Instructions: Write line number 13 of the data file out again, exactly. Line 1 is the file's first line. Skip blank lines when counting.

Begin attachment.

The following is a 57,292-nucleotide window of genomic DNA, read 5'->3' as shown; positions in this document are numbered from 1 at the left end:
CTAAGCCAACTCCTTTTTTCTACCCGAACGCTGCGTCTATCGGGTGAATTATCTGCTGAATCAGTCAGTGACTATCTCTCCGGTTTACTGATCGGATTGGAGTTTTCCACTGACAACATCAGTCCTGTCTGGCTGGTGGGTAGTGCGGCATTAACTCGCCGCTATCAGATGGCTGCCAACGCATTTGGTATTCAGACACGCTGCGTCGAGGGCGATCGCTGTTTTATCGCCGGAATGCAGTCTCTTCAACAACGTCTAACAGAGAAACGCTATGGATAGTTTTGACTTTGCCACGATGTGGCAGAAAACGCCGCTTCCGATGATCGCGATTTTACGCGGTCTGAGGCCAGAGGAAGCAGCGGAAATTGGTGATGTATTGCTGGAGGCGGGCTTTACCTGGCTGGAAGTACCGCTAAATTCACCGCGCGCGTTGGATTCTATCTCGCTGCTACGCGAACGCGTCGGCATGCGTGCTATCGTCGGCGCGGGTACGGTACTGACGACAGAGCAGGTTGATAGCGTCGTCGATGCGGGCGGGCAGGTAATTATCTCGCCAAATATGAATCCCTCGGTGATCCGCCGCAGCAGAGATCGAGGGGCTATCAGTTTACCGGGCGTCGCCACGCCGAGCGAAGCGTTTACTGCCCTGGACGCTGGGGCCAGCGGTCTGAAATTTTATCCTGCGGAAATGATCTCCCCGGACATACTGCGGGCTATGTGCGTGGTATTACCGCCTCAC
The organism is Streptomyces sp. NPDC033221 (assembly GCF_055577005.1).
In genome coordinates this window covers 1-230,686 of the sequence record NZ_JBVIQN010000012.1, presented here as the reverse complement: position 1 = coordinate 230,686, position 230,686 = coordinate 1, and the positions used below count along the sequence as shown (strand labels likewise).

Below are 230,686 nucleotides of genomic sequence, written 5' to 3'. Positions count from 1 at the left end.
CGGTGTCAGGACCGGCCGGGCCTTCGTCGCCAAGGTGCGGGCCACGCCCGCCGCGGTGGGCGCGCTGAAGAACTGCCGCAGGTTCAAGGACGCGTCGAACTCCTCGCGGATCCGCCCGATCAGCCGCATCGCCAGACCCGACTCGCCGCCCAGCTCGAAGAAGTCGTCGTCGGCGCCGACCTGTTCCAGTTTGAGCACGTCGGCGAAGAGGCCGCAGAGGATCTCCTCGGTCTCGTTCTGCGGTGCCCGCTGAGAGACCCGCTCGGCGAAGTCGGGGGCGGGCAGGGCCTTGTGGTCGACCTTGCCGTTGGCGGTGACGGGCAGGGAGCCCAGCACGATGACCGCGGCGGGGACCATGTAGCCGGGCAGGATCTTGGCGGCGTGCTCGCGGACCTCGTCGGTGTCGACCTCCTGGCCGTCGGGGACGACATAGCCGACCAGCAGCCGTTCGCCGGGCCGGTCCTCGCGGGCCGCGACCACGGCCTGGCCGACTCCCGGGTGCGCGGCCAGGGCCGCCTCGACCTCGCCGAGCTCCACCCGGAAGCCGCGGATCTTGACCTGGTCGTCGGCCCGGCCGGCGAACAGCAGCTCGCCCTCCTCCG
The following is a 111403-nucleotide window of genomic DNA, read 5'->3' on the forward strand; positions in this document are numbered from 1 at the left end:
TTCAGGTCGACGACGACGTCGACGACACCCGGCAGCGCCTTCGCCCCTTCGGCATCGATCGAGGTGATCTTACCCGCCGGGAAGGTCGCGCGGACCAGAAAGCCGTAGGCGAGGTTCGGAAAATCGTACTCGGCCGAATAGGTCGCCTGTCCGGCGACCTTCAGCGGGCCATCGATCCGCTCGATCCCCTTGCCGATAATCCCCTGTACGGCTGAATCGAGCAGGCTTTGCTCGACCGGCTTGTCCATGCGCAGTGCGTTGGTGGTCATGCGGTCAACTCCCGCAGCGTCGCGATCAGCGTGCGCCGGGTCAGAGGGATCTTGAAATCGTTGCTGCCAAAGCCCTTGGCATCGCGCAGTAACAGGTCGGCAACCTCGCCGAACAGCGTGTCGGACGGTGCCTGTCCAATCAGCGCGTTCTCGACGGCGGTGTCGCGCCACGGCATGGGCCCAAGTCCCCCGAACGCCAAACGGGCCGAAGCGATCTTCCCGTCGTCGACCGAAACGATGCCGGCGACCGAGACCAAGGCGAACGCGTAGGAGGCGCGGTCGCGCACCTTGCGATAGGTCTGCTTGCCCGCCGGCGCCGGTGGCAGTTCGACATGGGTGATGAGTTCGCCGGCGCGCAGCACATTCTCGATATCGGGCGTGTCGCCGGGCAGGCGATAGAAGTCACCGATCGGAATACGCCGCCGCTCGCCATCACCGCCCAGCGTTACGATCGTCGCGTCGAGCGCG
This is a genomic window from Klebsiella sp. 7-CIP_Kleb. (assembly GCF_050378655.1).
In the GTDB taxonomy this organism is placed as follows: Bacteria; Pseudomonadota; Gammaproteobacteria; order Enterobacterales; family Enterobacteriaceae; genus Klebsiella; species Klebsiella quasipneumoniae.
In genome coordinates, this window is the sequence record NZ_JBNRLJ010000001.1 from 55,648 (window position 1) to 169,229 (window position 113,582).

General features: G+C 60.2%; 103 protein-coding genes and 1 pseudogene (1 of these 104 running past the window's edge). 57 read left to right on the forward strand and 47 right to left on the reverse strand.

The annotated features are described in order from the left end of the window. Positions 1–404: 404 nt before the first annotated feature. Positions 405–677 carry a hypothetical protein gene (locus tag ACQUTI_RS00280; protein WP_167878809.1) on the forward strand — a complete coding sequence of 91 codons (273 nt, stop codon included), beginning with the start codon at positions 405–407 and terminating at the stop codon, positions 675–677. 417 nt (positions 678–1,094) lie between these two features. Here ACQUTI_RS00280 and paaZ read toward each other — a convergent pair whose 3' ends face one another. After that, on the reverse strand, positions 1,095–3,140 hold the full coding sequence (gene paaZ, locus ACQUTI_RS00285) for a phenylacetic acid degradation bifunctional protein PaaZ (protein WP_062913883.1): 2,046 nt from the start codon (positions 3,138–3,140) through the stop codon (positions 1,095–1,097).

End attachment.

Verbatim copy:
The annotated features are described in order from the left end of the window. Positions 1–404: 404 nt before the first annotated feature. Positions 405–677 carry a hypothetical protein gene (locus tag ACQUTI_RS00280; protein WP_167878809.1) on the forward strand — a complete coding sequence of 91 codons (273 nt, stop codon included), beginning with the start codon at positions 405–407 and terminating at the stop codon, positions 675–677. 417 nt (positions 678–1,094) lie between these two features. Here ACQUTI_RS00280 and paaZ read toward each other — a convergent pair whose 3' ends face one another. After that, on the reverse strand, positions 1,095–3,140 hold the full coding sequence (gene paaZ, locus ACQUTI_RS00285) for a phenylacetic acid degradation bifunctional protein PaaZ (protein WP_062913883.1): 2,046 nt from the start codon (positions 3,138–3,140) through the stop codon (positions 1,095–1,097).